One day I walked to the Olympic Village, where I was waved in by a smiling guard who was unconcerned about my lack of credentials. I chatted freely with athletes in their dining hall, and joined some of them on the official bus back to the stadium, three miles away. No questions asked. The massacre of Israeli athletes at the Munich Games lay 20 years ahead.
On the third day of track competition, I sat with an Argentine marathoner who seemed unusually interested in the 5,000-meter race. When Zatopek appeared on the track for his warm-up, the Argentine pointed at him and broke into a big smile. He figured that Zatopek would then skip the marathon. No one had ever attempted to win all three classic distance races — the 5,000, the 10,000 and the marathon. Two days later, Zatopek won the 5,000 with a typically furious sprint finish and set another Olympic record.
In the sprint races at Helsinki, much attention focused on Harrison Dillard of the United States and Herb McKenley of Jamaica, two greats who had unfinished business from the 1948 London Olympics.
Dillard, who failed to qualify for the 110-meter hurdles in 1948, reached the final in Helsinki. I remember leaning forward in my seat as the starter raised his gun, bouncing to my feet as Dillard tore down the track and cheering lustily as he broke the tape.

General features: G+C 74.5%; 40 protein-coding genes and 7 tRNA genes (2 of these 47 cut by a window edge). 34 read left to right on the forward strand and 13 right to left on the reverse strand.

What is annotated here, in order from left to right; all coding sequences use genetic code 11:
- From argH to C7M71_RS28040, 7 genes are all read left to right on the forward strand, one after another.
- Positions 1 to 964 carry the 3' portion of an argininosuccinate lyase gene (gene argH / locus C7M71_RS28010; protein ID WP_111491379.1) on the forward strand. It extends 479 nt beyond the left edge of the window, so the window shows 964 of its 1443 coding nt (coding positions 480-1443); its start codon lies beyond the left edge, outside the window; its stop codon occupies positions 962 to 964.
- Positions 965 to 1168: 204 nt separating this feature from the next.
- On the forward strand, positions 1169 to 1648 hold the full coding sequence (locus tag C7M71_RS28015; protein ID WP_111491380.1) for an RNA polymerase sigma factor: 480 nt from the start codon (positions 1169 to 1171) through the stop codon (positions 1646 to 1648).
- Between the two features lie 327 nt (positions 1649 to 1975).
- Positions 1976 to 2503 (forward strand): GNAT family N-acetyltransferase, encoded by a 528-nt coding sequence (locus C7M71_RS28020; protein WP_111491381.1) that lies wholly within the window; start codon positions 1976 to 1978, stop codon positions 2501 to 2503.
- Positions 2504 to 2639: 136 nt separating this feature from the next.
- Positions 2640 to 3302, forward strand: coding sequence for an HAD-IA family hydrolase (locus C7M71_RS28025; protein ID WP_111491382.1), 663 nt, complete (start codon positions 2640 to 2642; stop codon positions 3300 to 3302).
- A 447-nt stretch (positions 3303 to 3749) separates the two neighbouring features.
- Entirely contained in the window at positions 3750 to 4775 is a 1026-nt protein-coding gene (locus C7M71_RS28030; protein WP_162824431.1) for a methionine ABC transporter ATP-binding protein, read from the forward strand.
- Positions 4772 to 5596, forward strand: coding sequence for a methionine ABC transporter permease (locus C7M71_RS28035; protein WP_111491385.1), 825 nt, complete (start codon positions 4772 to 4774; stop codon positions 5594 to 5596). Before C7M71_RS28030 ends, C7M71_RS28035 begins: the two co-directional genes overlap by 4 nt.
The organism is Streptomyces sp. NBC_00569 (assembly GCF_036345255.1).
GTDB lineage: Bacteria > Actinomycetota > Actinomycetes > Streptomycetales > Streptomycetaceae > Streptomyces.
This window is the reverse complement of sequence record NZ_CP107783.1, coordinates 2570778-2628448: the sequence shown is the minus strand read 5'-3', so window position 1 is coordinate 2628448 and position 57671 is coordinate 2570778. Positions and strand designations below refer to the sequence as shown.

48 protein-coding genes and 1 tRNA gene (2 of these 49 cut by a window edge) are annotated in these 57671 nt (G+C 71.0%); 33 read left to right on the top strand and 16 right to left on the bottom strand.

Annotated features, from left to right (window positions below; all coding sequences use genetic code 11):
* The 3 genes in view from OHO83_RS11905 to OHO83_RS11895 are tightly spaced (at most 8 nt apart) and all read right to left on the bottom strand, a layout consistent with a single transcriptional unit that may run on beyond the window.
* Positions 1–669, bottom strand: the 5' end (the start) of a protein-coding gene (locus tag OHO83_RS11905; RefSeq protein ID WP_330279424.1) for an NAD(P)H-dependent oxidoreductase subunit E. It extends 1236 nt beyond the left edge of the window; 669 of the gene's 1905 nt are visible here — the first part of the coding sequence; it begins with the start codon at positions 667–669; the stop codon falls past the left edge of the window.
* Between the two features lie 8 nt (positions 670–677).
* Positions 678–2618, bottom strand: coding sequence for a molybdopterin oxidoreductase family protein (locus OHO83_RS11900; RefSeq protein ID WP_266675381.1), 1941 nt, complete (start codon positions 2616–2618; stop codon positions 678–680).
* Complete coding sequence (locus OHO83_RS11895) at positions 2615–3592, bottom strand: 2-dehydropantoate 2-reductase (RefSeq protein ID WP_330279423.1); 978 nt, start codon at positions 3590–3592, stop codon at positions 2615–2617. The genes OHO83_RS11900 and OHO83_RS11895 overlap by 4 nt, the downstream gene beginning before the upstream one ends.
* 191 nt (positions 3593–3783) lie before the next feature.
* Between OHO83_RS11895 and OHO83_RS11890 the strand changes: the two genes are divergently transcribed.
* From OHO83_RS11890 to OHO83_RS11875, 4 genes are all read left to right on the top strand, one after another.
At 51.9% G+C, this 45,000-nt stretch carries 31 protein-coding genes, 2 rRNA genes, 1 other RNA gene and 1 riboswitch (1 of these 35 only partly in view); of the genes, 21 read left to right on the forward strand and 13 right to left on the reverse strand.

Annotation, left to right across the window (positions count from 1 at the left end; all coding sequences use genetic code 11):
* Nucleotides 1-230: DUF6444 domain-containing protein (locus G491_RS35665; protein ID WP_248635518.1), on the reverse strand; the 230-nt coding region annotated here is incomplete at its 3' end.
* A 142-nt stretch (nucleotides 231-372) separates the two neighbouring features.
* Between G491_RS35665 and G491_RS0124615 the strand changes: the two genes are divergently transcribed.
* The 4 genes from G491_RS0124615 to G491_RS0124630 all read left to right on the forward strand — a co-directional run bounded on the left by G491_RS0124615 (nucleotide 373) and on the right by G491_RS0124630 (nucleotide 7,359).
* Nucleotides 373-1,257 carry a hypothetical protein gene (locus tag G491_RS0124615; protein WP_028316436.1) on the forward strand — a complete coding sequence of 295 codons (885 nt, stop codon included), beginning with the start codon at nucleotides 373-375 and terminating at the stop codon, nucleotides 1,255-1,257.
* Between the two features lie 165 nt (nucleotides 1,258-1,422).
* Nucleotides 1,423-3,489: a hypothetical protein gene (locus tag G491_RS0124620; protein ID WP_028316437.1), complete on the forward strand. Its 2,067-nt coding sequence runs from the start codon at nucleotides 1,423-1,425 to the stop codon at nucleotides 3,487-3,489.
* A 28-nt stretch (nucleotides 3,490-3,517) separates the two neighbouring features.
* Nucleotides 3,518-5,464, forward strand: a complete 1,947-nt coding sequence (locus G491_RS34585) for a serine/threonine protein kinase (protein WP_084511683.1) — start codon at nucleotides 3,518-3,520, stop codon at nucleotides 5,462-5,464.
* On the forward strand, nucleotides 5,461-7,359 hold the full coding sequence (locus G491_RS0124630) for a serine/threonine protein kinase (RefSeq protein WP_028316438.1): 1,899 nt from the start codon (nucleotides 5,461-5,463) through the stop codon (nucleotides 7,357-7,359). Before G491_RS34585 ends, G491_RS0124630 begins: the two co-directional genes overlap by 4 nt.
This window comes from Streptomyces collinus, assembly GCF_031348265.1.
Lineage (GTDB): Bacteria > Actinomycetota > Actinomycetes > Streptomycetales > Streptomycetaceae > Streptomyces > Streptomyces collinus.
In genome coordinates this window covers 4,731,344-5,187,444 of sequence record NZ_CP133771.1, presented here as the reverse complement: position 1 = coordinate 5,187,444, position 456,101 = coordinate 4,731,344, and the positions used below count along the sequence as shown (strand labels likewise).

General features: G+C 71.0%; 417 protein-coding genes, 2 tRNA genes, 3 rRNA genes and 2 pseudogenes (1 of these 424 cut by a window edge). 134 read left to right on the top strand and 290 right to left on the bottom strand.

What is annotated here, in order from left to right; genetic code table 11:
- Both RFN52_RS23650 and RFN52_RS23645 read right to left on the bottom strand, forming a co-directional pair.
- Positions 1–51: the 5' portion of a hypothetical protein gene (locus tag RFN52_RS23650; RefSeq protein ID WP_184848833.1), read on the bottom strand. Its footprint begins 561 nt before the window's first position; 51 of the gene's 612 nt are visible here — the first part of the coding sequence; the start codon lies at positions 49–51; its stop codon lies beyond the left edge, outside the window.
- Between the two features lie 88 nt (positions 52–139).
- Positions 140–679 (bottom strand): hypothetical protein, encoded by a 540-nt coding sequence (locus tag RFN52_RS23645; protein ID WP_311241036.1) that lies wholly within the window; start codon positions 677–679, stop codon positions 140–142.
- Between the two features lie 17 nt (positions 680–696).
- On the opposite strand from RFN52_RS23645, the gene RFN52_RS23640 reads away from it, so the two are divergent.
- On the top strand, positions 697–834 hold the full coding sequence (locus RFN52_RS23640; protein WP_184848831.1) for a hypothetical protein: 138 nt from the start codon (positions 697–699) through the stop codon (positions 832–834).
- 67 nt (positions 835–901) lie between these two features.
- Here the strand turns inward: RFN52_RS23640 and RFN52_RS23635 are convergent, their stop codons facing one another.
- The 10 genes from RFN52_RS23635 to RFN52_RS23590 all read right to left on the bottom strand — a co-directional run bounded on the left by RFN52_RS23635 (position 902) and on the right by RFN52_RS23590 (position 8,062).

“I’m sure you won,” Remigino, a Manhattan College student, said to McKenley in the interim. The judges saw it differently.
Both runners were given the same time, but Remigino was declared the winner. McKenley got a silver. In his best event, the 400, McKenley also finished second to another countryman, George Rhoden.
On the final day of racing, McKenley returned to the track to run the third leg on Jamaica’s 4x400-meter relay team. When he received the baton, McKenley was 12 meters behind the American Charlie Moore. But McKenley ran what was then considered the fastest 400 — an unofficial split of 44.9 seconds — to give Rhoden a one-meter lead to start the anchor leg, and Rhoden held it to the finish. Both Jamaica and the United States broke the world record, and McKenley had finally won a gold medal.
McKenley devoted the rest of his life to making Jamaica an international powerhouse in the sprints. His legacy was showcased in the 2008 Beijing Olympics, and Jamaica is also expected to do well in this summer’s London Games.